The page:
[Synopsis]: The appearance of a mysterious tentacled creature endangers the world after he demolishes 70% of the moon and threatens to destroy Earth before the end of the year. Moving at speeds as high as mach 20, Koro-sensei (Fukuyama, Jun) proved to be effectively invincible and so the Japanese Ministry of Defense was left with no choice but to comply with his one request when he offered them a means to avert their annihilation – to become a homeroom teacher in Class 3-E at Kunugigaoka Junior High until the coming March when he will destroy the world. Given that the students of Class 3-E have the greatest number of opportunities to kill Koro-sensei the government places a ¥10 billion bounty on his head to motivate the them. This task grows more complicated when they find that not only are they unable to kill him but that he is the best teacher they have ever had.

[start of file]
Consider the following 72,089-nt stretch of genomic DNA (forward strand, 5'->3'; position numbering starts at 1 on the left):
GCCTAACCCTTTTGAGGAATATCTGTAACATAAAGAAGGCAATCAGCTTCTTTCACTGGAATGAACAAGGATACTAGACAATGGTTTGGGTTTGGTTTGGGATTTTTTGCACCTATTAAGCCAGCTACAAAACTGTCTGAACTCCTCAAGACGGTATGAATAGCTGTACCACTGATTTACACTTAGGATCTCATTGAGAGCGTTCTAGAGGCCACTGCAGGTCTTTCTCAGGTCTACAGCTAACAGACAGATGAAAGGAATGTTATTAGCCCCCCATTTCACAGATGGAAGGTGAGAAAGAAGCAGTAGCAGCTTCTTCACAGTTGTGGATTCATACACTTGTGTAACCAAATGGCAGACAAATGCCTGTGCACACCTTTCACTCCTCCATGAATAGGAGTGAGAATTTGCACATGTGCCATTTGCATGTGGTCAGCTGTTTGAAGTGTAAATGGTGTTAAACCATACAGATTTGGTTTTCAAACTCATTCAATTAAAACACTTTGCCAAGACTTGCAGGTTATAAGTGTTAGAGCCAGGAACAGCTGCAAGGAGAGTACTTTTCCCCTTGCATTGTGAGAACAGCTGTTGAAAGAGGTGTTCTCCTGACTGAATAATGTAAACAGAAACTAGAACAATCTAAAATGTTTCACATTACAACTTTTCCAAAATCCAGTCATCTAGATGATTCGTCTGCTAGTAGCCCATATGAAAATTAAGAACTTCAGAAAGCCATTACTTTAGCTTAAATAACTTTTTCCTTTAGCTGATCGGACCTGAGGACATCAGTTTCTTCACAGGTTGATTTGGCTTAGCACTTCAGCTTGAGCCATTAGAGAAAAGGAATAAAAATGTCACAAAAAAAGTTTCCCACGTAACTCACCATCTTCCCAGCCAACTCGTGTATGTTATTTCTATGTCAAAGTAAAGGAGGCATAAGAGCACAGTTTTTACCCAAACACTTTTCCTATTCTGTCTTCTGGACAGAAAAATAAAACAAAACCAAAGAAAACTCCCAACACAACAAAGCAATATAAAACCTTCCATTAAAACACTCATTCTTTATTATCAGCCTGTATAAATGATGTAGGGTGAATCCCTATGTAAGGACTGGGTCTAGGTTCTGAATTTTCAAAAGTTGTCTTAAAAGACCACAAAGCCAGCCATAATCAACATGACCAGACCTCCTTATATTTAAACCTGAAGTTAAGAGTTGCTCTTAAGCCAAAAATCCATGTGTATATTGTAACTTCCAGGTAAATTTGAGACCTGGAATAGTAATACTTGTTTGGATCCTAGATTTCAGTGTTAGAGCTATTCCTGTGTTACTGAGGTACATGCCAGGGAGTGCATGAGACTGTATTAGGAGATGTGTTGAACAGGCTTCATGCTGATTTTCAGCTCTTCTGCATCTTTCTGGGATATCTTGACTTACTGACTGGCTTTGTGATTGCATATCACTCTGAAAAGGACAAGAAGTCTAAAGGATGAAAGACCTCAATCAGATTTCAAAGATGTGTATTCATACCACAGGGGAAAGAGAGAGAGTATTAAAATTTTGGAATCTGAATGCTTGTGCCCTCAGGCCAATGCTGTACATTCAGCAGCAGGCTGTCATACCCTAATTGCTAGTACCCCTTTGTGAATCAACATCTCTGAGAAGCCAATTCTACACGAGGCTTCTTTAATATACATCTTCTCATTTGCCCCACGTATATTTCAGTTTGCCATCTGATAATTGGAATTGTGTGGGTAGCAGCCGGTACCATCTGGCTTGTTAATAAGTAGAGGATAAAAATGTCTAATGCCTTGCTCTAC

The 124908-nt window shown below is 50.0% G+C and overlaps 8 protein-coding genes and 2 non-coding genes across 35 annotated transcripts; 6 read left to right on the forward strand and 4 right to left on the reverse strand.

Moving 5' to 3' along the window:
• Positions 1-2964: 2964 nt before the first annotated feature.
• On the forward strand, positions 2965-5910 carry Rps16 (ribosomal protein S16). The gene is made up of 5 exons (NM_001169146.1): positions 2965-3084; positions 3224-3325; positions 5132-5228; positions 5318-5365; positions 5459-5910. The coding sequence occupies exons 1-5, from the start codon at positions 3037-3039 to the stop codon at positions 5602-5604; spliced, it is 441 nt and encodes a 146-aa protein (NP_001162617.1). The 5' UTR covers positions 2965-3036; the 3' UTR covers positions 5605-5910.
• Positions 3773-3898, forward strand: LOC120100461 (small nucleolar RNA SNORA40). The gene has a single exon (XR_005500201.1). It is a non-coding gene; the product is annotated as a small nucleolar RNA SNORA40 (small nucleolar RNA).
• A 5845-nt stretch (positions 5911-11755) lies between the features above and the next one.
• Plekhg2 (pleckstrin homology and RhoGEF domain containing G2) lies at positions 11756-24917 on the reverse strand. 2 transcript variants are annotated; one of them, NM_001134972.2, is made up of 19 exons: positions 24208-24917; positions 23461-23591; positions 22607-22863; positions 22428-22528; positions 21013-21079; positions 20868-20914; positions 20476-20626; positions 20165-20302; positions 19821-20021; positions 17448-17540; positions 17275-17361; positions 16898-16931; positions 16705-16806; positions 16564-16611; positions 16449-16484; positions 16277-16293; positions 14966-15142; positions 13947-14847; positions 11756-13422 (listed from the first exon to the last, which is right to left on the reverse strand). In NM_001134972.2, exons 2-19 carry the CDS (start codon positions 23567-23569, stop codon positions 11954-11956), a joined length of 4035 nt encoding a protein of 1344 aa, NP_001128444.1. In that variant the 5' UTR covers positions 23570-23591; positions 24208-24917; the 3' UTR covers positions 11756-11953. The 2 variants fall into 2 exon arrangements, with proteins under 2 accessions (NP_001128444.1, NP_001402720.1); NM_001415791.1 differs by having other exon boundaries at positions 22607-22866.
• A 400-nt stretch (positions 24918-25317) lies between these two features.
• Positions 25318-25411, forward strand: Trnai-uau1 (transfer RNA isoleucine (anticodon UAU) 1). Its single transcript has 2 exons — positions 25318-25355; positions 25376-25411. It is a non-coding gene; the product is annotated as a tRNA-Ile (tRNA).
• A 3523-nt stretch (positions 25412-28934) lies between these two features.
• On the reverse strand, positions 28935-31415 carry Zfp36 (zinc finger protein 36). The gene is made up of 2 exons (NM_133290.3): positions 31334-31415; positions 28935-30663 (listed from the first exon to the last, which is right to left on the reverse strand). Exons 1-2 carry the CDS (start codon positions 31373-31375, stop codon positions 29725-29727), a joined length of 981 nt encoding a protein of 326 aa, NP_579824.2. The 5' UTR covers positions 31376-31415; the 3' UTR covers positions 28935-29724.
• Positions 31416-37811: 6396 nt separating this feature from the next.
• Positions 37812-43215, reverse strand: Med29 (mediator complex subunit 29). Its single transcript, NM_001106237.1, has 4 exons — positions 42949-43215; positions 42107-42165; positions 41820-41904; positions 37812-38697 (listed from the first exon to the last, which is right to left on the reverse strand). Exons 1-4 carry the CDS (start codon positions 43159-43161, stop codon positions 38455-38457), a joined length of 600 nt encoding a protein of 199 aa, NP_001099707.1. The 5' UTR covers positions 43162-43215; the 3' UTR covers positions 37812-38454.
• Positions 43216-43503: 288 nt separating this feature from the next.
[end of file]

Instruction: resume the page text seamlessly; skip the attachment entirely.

From the opening sequence of the first episode it becomes quite evident that Ansatsu Kyoushitsu has a large cast of characters. From the students of Class 3-E to their teachers to the faculty and students in the main school building the cast is quite extensive. This proves somewhat of a problem for the show as its inability to present compelling characters while simultaneously attempting to feature a large number of them hamstrings the show markedly in several aspects. Without spending enough time defining any one character the show suffers as its cast members rival each other for relevance and screen time.
Koro-sensei is both the most iconic character of the series and possibly the only character worth discussing on an individual level. Due to his nigh-invincibility and outright disposition his role in the show is relatively humorous with some dramatic exceptions. He fits this role well and the vast majority of the show’s genuinely funny material stems from his antics and interactions. He is intelligent, compassionate about his job and his students, and possesses a large number of quirks that the class takes note of as they may lead to his ultimate demise. Koro-sensei is by far the most interesting character in the show and the most detailed given his exchanges with his students and the occasional hints concerning his backstory and origin story.